Thursday, December 20, 2012

Where The Guys Are

Let's take a break from madmen and guns and horrific tragedy today, shall we?  Let's discuss something utterly inconsequential -- say, our current home renovation.

Devoted readers (if there are indeed any of you out there) will recall that Larry, seized by the desire to make our holiday season as challenging as possible, ripped all the walls out of the den on our main floor - the den that is connected to the living room by a wide archway and is therefore visible to anyone on the main floor of our lovely townhome.

All. The. Walls.

So here we are, three weeks later, and I will admit that Larry has performed admirably.  The electrician has come and gone, having installed a ceiling fan and the ungodly number of electrical outlets that any household needs nowadays.  The handyman is at our house putting the finishing touches on the drywall and the trim.  Trim, it seems, includes things like baseboards - you know, those white strips of wood that run along the bottom of the walls that you never even notice until you own a home?

There are many, many different types of baseboards, people.  And Larry brought home what, in my opinion, were the wrong ones.  So, there I was, standing in the unfinished den with a handyman who was threatening not to come back until Larry and I resolved our baseboard differences.  In a fit of desperation, I promised him that I would go get the baseboards and the trim for the fireplace myself, while he finished patching the walls.  "I'll be right back," I said, grabbing my purse and Susie and heading for the car.  "Don't leave!"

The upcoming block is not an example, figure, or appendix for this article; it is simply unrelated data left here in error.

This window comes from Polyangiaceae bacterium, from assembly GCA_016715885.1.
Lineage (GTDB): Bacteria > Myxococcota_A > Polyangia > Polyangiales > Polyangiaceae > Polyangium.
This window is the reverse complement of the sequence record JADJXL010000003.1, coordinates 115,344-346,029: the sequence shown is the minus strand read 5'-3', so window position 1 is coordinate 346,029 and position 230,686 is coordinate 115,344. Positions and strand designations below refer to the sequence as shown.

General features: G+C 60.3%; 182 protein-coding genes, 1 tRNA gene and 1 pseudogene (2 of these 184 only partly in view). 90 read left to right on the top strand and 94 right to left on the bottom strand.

WTF?
That's how I came to find myself standing in the middle of the wood trim aisle of Home Depot, dressed stylishly in my cherry red wool coat and chic Danskos, staring at stacks of quarter-round while my 7-year-old did her best to injure herself on the weird-looking cart I had dragged in from outside the store.  What had the handyman said he needed for the fireplace?  2 six-foot pieces and one 8-foot piece?  I gamely grabbed a huge stick and attempted to measure it against the ruler thing plastered on a column.  Only, I was too short to read the darn thing.  Twelve feet?  Was that the same as 2 6-foot pieces?  I voiced this question aloud to a fellow customer who had drawn near with a justifiably concerned look on his face.

"Well, ma'am," he said, "You might have some trouble fitting that in your car."

It's NOTHING like Joanne Fabrics.  NOTHING.
Oh.  Oh, yeah.  "Of course!" I said and dragged the behemoth over to what looked like a cutting table in the middle of the aisle.  Funny, but it didn't look like the cutting tables I'm used to seeing at the fabric store.  The ones at Joanne's definitely don't have saws.  No matter.  I hoisted the stick up there and tried to determine how to measure it for the cut.  Mr. Concerned Customer approached me once again and said, "Can I help you with that?"

At which point, ladies and gents, I just gave up.  Putting my pride in my pocket, I said, "Yes.  Or else, I could just keep on pretending I know what I'm doing."